Fleck’s Contribution to Epistemology

  • Patrick A. Heelan
Part of the Boston Studies in the Philosophy of Science book series (BSPS, volume 87)


Ludwik Fleck situated himself epistemologically in opposition to the two most prominant schools of the philosophy of science of his time: the Logical Positivism of Carnap, Schlick and others of the Vienna Circle, and the Historicism of Durkheim, Levy-Bruhl, Jerusalem and the sociologists of knowledge (46-51)1. A brief statement of where he stood with respect to each is helpful.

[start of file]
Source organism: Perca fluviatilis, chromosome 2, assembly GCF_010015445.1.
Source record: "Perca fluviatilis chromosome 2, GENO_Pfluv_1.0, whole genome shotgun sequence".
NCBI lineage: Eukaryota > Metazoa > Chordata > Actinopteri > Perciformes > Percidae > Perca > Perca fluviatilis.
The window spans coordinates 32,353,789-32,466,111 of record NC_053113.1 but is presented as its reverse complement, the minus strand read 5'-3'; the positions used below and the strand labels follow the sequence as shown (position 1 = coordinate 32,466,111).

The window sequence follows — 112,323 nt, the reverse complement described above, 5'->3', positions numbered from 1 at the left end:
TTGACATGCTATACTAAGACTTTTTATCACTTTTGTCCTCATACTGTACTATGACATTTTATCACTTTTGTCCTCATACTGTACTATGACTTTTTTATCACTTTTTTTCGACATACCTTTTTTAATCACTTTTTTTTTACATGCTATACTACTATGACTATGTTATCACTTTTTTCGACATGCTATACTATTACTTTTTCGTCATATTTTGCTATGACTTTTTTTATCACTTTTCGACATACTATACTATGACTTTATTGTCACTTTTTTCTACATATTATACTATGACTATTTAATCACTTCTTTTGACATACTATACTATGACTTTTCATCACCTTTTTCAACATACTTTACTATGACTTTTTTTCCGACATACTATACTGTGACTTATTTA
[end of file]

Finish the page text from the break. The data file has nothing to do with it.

Natural Science Scientific Revolution Perceptual Object Scientific Fact Scientific Observation 
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© D. Reidel Publishing Company 1986

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  • Patrick A. Heelan

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